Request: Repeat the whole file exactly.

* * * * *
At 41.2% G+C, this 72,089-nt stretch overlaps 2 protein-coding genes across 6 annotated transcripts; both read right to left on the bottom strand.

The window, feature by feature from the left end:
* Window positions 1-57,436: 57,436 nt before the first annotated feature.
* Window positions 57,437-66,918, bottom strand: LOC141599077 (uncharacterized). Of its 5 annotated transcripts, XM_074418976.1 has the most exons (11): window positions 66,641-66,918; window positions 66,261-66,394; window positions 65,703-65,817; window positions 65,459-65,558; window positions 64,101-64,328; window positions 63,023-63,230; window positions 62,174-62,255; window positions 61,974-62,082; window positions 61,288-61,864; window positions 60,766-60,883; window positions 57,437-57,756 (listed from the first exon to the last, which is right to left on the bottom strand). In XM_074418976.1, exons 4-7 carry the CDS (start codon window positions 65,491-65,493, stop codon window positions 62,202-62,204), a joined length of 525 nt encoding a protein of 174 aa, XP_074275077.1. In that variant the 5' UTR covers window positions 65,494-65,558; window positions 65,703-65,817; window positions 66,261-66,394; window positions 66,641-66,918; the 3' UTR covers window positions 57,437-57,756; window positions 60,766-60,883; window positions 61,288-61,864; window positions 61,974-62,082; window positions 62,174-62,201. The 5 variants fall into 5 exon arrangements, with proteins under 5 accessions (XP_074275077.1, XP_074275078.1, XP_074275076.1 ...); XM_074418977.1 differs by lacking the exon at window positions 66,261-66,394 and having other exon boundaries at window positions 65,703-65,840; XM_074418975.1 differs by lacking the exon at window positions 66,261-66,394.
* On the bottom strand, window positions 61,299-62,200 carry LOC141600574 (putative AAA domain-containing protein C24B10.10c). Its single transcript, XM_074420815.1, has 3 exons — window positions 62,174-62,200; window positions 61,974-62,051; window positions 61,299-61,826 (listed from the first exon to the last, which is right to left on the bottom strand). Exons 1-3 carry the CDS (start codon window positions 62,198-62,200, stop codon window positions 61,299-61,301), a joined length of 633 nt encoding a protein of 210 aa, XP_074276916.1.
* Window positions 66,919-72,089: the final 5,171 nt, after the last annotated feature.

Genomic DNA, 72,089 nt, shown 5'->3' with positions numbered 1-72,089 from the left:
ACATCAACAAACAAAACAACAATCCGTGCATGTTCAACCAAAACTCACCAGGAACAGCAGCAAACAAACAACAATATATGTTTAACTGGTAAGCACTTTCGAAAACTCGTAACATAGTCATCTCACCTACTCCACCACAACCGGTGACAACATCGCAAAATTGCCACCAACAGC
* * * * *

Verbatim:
At 41.2% G+C, this 72,089-nt stretch overlaps 2 protein-coding genes across 6 annotated transcripts; both read right to left on the bottom strand.

The window, feature by feature from the left end:
* Window positions 1-57,436: 57,436 nt before the first annotated feature.
* Window positions 57,437-66,918, bottom strand: LOC141599077 (uncharacterized). Of its 5 annotated transcripts, XM_074418976.1 has the most exons (11): window positions 66,641-66,918; window positions 66,261-66,394; window positions 65,703-65,817; window positions 65,459-65,558; window positions 64,101-64,328; window positions 63,023-63,230; window positions 62,174-62,255; window positions 61,974-62,082; window positions 61,288-61,864; window positions 60,766-60,883; window positions 57,437-57,756 (listed from the first exon to the last, which is right to left on the bottom strand). In XM_074418976.1, exons 4-7 carry the CDS (start codon window positions 65,491-65,493, stop codon window positions 62,202-62,204), a joined length of 525 nt encoding a protein of 174 aa, XP_074275077.1. In that variant the 5' UTR covers window positions 65,494-65,558; window positions 65,703-65,817; window positions 66,261-66,394; window positions 66,641-66,918; the 3' UTR covers window positions 57,437-57,756; window positions 60,766-60,883; window positions 61,288-61,864; window positions 61,974-62,082; window positions 62,174-62,201. The 5 variants fall into 5 exon arrangements, with proteins under 5 accessions (XP_074275077.1, XP_074275078.1, XP_074275076.1 ...); XM_074418977.1 differs by lacking the exon at window positions 66,261-66,394 and having other exon boundaries at window positions 65,703-65,840; XM_074418975.1 differs by lacking the exon at window positions 66,261-66,394.
* On the bottom strand, window positions 61,299-62,200 carry LOC141600574 (putative AAA domain-containing protein C24B10.10c). Its single transcript, XM_074420815.1, has 3 exons — window positions 62,174-62,200; window positions 61,974-62,051; window positions 61,299-61,826 (listed from the first exon to the last, which is right to left on the bottom strand). Exons 1-3 carry the CDS (start codon window positions 62,198-62,200, stop codon window positions 61,299-61,301), a joined length of 633 nt encoding a protein of 210 aa, XP_074276916.1.
* Window positions 66,919-72,089: the final 5,171 nt, after the last annotated feature.

Genomic DNA, 72,089 nt, shown 5'->3' with positions numbered 1-72,089 from the left:
ACATCAACAAACAAAACAACAATCCGTGCATGTTCAACCAAAACTCACCAGGAACAGCAGCAAACAAACAACAATATATGTTTAACTGGTAAGCACTTTCGAAAACTCGTAACATAGTCATCTCACCTACTCCACCACAACCGGTGACAACATCGCAAAATTGCCACCAACAGC